Medical adrenalectomy with aminoglutethimide: Clinical studies in postmenopausal patients with metastatic breast carcinoma

S. A. Wells, R. J. Santen, A. Lipton, D. E. Haagensen, E. J. Ruby, H. Harvey, W. G. Dilley

Research output: Contribution to journalArticle

77 Scopus citations

Abstract

The use of adrenalectomy and hypophysectomy in the management of postmenopausal patients with metastatic breast carcinoma is reserved for highly selected patients. As an alternate approach, a pharmacologic method of inhibiting adrenal cortical secretion was developed which consisted of the daily administration of 1000 mg of aminoglutethimide to block steroidogenesis and either dexamethasone (2.0-3.0 mg/day) or hydrocortisone (40-60 mg/day) as replacement glucocorticoid. This regimen markedly suppressed plasma levels of DHA-S, androstenedione, estrone, and estradiol, and urinary levels of aldosterone. Of 50 patients treated, 19 (38%) demonstrated either a complete (8/19) or a partial (11/19) objective disease remission which lasted for 18.05 ± 3.1 months (mean ± SEM). In 10 (20%) patients, there was stabilization of disease (7.8 ± 1.2 months), accompanied by symptomatic relief of bone pain in six (12%). There was disease progression in 20 (40%) patients. The acute side effects of aminoglutethimide therapy were significant and consisted of transient lethargy (41.5%) and a cutaneous rash (35.8%). Chronic toxicity was negligible. The medical adrenalectomy regimen of aminoglutethimide plus glucocorticoid offers a suitable alternative to surgical adrenalectomy or hypophysectomy in the management of postmenopausal patients with metastatic breast carcinoma.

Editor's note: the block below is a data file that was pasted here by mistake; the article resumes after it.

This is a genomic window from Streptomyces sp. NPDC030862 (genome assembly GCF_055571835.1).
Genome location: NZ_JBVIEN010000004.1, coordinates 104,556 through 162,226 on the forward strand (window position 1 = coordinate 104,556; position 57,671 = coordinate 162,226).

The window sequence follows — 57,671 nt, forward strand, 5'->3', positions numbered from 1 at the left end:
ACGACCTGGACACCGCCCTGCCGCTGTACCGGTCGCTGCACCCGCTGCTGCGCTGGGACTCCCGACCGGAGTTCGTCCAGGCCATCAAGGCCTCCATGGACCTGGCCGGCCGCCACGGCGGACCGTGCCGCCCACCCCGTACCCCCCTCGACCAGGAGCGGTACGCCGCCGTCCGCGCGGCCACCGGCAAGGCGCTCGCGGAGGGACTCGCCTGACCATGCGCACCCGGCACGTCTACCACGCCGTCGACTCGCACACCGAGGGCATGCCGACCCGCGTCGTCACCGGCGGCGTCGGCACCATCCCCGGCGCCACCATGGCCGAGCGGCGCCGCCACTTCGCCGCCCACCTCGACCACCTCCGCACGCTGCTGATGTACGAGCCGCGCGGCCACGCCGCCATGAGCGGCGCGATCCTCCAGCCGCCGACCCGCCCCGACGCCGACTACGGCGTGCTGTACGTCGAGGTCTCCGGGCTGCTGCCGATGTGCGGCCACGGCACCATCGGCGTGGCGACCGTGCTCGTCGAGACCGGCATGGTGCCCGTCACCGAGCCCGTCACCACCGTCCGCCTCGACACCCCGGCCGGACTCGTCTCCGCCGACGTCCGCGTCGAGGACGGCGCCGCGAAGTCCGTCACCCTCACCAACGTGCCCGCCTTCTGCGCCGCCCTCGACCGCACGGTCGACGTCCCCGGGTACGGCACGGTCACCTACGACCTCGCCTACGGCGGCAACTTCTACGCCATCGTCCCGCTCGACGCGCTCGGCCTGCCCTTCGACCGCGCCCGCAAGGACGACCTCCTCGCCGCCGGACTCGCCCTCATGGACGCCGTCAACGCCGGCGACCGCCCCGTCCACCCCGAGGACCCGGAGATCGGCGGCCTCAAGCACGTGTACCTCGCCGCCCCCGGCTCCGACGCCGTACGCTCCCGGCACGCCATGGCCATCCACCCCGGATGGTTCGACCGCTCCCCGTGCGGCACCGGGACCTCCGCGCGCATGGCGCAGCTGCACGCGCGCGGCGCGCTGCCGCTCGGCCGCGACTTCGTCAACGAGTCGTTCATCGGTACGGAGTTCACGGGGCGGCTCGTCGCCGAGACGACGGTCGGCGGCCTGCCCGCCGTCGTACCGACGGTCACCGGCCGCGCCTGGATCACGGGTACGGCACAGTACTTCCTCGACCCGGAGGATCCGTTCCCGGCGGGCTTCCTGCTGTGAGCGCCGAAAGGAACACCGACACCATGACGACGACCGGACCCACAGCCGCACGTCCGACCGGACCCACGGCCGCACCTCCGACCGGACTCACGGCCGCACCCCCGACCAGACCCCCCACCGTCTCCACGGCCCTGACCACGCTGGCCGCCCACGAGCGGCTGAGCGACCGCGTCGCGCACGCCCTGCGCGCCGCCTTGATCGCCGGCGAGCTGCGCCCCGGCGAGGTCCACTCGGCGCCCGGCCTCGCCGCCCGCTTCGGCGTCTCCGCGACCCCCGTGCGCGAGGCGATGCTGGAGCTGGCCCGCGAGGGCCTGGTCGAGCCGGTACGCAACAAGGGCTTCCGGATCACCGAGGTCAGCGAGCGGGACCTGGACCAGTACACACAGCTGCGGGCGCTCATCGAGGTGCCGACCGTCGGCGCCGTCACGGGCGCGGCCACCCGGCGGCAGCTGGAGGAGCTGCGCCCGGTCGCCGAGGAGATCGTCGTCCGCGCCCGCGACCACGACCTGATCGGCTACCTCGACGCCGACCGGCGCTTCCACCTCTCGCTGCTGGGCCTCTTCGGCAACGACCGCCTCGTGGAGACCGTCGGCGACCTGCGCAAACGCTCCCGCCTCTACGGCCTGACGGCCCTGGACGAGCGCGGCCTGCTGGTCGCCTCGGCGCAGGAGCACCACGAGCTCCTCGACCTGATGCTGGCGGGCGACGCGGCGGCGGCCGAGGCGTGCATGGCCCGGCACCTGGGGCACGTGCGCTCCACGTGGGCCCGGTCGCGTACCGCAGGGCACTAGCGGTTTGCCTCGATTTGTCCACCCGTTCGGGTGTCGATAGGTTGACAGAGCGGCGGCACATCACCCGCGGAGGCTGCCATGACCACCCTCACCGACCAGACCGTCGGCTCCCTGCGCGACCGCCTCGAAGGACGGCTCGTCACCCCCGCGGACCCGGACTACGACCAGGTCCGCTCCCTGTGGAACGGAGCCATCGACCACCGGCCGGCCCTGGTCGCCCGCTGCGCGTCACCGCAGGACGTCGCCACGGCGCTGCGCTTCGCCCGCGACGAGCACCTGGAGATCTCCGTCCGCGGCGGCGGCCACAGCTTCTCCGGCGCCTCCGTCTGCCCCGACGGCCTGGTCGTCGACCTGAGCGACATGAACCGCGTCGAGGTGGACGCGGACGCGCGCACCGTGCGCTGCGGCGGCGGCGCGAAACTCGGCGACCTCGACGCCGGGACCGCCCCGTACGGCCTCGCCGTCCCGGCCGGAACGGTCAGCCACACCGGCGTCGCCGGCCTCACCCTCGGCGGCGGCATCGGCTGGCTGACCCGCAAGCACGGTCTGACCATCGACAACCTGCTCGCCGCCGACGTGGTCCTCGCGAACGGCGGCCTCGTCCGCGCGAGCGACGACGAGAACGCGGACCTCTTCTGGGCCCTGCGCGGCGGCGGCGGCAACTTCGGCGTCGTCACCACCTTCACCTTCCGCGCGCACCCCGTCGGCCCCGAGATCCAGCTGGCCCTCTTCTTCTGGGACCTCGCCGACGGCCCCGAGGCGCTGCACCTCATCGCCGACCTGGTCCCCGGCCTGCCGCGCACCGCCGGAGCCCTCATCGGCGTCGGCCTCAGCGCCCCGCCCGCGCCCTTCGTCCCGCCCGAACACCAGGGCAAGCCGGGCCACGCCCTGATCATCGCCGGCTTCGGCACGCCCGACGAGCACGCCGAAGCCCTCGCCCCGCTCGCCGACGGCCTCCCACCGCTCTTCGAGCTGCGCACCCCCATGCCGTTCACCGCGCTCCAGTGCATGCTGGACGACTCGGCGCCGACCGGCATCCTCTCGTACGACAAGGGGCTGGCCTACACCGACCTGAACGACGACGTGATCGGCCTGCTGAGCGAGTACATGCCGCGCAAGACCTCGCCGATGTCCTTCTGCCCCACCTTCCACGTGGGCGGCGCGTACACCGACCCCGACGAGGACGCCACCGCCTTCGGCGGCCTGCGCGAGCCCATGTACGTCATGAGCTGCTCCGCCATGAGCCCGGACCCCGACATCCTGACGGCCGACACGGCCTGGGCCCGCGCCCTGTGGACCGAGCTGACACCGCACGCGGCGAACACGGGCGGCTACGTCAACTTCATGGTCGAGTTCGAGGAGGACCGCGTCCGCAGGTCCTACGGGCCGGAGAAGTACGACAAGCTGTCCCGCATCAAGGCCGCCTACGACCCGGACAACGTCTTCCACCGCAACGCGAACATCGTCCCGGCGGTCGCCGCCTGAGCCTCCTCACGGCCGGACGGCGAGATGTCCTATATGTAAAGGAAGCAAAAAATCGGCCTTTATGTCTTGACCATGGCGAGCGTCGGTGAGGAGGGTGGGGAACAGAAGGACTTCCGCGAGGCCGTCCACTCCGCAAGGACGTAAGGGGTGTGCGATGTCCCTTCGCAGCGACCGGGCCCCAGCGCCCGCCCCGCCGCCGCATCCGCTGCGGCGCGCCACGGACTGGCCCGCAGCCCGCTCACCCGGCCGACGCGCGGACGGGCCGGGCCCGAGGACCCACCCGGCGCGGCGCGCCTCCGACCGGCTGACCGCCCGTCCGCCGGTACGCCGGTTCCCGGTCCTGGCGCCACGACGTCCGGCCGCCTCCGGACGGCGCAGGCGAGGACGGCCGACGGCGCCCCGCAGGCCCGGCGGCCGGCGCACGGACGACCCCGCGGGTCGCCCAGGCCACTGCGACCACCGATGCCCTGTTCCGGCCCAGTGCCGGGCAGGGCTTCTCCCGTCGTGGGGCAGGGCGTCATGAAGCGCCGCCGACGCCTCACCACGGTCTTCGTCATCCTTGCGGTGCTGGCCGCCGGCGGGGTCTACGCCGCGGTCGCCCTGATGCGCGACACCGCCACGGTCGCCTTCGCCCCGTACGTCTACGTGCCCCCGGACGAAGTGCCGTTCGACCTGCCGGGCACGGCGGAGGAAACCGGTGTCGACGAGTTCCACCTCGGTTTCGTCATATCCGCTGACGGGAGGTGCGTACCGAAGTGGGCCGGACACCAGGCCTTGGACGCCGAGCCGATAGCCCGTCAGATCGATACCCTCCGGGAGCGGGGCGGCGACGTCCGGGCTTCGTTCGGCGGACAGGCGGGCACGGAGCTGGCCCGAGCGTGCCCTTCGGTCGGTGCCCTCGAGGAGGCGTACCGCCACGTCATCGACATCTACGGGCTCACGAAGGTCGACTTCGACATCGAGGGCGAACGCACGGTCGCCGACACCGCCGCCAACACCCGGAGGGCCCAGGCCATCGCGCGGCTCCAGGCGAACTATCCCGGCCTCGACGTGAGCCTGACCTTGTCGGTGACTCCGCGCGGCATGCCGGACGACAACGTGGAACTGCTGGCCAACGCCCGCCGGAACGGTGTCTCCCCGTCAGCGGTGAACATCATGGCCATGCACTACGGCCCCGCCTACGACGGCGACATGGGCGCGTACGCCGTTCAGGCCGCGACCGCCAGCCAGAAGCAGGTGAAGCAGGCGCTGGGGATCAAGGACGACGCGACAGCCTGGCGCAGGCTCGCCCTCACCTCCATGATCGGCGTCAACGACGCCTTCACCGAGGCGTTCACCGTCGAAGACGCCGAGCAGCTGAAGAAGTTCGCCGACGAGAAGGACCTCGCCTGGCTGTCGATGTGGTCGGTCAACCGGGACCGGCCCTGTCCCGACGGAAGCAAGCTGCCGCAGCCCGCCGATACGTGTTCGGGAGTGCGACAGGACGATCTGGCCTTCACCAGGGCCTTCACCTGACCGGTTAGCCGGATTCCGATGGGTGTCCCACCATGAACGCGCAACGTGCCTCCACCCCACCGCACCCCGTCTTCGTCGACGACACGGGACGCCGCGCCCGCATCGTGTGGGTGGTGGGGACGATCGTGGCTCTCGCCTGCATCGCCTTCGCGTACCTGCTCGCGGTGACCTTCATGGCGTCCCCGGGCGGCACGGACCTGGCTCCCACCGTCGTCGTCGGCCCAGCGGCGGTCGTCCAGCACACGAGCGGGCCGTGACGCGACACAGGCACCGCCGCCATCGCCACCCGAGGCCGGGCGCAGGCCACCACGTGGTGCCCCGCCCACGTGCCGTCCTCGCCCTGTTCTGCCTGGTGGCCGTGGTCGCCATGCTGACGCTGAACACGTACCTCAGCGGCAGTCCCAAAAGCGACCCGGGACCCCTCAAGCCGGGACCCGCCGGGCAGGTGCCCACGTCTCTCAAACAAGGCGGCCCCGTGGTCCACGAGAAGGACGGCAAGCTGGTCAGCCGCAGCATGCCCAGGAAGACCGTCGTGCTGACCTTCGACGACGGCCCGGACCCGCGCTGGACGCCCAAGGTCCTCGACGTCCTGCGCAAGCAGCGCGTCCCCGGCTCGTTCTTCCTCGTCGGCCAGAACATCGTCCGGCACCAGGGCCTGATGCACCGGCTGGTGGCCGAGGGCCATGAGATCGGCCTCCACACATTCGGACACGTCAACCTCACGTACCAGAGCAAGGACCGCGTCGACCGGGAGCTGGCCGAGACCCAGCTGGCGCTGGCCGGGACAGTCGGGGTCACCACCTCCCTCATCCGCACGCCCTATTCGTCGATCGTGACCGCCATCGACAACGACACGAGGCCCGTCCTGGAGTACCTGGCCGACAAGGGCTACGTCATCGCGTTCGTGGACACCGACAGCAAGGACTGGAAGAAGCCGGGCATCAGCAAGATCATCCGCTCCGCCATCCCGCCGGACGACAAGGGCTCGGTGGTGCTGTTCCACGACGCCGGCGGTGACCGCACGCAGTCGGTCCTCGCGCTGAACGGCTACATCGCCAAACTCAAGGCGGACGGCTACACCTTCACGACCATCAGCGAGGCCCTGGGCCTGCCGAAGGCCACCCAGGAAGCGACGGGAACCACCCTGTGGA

Original languageEnglish (US)
Pages (from-to)475-484
Number of pages10
JournalUnknown Journal
Volume187
Issue number5
DOIs
StatePublished - Jan 1 1978

All Science Journal Classification (ASJC) codes

  • Surgery

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